THEATRE: CURTAIN CALLS

"Why don't you just try acting, dear boy?" Laurence Olivier's reputed response to Dustin Hoffman's Method acting in Marathon Man is one of several tart remarks in Other People's Shoes, Harriet Walter's book on acting. Were you to slip your hand into a threshing machine, the number of remaining fingers would equal the number of half-way decent books on the subject. Most of these fall into either the "teach your-self" or autobiographical camps. The former are humourless, usually ancient volumes outlining The Voice or Use of Costumes; the latter, self-aggrandising tales in which actors try to prove their intellectual credentials by analysing their craft after decades of talking about the indefinable mystery of theatre. Thus it is to her inestimable credit that Walter falls into neither trap. Her text may be dotted with autobiographical detail, but the meat of the book is cogent analysis of the processes and choices an actor makes when preparing and performing. It won't teach you "everything you need to know", but certainly shatters misconceptions.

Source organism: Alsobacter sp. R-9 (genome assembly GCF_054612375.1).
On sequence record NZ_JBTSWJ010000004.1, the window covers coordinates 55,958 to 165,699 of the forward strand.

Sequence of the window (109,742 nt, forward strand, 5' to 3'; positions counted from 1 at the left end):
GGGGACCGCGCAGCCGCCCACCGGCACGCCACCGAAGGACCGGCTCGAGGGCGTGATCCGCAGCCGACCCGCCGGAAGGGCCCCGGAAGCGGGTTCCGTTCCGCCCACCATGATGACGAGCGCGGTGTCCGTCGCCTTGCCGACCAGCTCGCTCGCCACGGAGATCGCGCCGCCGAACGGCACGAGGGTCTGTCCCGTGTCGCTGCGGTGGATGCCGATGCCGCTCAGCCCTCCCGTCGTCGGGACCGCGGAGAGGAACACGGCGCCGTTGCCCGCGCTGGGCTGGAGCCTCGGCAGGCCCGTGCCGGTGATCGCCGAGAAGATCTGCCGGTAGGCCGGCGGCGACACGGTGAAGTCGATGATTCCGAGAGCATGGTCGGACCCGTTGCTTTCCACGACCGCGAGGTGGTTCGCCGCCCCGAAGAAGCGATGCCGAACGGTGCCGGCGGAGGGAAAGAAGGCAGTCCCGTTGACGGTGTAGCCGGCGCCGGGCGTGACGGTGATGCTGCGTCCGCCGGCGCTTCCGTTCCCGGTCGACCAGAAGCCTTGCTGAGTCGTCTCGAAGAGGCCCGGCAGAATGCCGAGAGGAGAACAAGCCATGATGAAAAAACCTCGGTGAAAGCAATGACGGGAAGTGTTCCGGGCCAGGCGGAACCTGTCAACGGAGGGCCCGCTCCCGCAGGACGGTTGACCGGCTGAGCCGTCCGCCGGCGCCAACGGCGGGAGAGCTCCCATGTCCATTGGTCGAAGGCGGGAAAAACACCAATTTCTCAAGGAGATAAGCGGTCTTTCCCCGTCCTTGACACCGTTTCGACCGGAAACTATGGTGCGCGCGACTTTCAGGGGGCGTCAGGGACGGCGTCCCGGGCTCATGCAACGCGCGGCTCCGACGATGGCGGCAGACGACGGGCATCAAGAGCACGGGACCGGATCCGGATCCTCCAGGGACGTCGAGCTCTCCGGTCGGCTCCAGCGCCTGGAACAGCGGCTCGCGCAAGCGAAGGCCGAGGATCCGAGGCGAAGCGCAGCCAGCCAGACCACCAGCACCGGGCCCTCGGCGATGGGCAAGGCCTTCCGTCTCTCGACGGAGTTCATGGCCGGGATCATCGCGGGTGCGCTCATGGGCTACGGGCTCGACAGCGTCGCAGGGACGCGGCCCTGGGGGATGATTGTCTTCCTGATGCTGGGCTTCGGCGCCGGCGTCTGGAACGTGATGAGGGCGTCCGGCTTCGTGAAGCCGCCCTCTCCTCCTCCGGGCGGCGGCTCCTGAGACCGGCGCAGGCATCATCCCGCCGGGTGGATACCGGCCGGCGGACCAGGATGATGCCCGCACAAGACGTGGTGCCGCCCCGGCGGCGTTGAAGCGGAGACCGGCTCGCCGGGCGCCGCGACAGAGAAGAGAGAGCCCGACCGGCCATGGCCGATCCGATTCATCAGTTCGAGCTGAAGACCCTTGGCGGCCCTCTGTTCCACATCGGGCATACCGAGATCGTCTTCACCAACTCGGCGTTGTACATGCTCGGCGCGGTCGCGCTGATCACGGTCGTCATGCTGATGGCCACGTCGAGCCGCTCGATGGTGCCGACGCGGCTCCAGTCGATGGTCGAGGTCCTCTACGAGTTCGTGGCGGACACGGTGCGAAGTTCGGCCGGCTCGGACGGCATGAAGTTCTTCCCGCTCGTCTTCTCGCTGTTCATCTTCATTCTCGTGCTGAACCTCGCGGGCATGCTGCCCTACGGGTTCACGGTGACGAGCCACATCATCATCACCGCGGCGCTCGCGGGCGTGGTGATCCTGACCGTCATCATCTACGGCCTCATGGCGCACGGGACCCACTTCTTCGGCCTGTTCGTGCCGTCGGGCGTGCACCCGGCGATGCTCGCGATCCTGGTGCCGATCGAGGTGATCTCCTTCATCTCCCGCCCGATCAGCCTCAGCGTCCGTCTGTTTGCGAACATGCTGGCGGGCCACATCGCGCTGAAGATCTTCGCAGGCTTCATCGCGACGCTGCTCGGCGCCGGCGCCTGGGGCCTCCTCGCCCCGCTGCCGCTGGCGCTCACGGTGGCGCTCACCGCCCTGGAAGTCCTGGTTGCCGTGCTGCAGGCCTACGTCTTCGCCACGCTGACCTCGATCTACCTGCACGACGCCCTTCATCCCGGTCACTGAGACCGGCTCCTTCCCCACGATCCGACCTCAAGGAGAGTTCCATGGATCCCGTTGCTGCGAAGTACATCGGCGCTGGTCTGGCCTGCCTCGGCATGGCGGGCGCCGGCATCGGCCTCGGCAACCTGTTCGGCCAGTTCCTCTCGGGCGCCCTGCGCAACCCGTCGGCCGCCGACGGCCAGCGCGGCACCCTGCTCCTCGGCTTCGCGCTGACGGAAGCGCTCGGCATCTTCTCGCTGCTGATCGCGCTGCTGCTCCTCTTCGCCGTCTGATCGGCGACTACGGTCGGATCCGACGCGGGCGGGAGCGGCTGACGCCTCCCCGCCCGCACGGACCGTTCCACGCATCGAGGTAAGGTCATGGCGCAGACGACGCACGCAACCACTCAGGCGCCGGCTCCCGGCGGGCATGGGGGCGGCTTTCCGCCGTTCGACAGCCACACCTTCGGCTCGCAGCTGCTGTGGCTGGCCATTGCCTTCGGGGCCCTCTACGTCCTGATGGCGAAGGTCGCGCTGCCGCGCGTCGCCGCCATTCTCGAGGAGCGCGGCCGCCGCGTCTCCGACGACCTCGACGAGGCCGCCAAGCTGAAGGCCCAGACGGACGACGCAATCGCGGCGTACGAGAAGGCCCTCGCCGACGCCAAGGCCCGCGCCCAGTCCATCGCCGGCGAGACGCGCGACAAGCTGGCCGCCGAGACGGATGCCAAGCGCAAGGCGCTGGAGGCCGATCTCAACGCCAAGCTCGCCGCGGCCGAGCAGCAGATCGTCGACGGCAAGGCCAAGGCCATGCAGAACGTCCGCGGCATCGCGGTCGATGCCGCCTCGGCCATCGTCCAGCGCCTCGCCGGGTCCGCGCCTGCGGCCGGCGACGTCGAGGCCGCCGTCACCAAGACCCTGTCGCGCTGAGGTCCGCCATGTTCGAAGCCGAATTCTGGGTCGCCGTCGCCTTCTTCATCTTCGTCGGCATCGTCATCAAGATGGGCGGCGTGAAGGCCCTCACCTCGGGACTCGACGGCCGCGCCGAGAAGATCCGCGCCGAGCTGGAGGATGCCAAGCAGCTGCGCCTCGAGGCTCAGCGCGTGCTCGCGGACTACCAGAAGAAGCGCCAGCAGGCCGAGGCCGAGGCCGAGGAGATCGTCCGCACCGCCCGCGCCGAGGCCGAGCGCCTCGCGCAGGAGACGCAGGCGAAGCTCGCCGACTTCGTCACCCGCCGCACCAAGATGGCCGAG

`Other People's Shoes' is published by Viking at pounds 16.99

David Benedict

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